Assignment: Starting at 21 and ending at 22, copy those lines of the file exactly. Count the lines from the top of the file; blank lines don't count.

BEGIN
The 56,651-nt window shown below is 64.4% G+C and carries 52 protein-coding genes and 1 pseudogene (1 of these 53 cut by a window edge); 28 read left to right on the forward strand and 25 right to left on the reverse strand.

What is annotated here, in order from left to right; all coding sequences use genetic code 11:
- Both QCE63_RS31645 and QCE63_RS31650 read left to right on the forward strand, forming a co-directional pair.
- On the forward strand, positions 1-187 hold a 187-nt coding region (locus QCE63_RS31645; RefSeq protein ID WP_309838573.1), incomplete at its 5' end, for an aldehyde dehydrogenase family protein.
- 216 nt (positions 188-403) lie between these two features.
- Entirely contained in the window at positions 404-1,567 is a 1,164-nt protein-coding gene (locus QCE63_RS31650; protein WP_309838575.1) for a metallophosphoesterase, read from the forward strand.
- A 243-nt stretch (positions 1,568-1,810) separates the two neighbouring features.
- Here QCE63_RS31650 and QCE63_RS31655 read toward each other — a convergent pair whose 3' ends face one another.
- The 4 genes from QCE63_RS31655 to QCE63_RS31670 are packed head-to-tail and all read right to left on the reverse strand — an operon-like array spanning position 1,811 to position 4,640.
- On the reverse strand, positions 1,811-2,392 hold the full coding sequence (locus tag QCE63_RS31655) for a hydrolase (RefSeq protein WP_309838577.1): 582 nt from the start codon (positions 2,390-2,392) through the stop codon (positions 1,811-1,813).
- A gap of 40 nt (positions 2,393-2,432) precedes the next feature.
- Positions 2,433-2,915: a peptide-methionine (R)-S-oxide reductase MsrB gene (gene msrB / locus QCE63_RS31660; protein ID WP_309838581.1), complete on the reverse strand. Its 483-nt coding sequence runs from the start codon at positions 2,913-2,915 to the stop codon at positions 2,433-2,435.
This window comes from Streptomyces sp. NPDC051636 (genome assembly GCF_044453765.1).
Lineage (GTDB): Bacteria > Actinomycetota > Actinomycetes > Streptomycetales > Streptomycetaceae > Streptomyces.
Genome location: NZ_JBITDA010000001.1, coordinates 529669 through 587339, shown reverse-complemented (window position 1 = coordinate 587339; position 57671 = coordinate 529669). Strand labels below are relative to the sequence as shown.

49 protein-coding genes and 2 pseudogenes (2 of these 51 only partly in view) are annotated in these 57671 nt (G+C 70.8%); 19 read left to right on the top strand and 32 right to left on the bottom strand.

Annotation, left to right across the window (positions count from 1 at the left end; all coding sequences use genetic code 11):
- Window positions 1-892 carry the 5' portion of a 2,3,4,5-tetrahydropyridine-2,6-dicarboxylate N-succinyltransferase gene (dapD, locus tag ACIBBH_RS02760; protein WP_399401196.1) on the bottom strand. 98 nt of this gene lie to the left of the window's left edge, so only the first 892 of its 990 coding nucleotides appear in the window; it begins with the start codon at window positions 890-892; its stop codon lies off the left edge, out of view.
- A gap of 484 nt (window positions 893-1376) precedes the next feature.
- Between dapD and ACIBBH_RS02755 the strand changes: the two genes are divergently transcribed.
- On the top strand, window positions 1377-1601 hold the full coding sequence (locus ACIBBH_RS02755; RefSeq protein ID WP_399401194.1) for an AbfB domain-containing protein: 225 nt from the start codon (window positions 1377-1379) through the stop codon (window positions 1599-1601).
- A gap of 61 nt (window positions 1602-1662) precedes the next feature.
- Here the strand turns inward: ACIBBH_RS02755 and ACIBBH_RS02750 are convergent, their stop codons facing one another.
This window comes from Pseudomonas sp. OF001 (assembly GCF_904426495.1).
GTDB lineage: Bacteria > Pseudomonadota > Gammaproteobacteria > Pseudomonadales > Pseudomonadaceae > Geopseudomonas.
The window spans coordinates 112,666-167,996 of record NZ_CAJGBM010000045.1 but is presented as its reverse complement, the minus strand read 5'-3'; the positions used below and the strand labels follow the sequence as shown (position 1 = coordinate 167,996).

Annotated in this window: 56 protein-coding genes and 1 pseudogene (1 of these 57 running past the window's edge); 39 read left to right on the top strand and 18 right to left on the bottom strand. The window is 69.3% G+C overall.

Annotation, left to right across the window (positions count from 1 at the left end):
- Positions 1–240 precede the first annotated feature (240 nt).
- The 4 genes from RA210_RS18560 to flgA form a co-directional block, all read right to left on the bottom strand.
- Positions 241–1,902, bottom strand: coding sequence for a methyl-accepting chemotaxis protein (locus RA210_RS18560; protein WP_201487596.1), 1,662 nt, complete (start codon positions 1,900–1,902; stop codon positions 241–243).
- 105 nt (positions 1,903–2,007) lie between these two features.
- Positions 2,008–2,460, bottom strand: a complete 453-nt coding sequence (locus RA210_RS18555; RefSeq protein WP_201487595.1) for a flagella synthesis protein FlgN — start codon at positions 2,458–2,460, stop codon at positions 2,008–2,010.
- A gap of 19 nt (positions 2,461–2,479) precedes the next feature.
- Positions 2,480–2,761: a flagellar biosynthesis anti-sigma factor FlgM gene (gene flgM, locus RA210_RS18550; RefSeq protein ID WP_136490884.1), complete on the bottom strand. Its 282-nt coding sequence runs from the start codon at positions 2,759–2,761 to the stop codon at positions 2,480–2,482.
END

- On the top strand, window positions 1377-1601 hold the full coding sequence (locus ACIBBH_RS02755; RefSeq protein ID WP_399401194.1) for an AbfB domain-containing protein: 225 nt from the start codon (window positions 1377-1379) through the stop codon (window positions 1599-1601).
- A gap of 61 nt (window positions 1602-1662) precedes the next feature.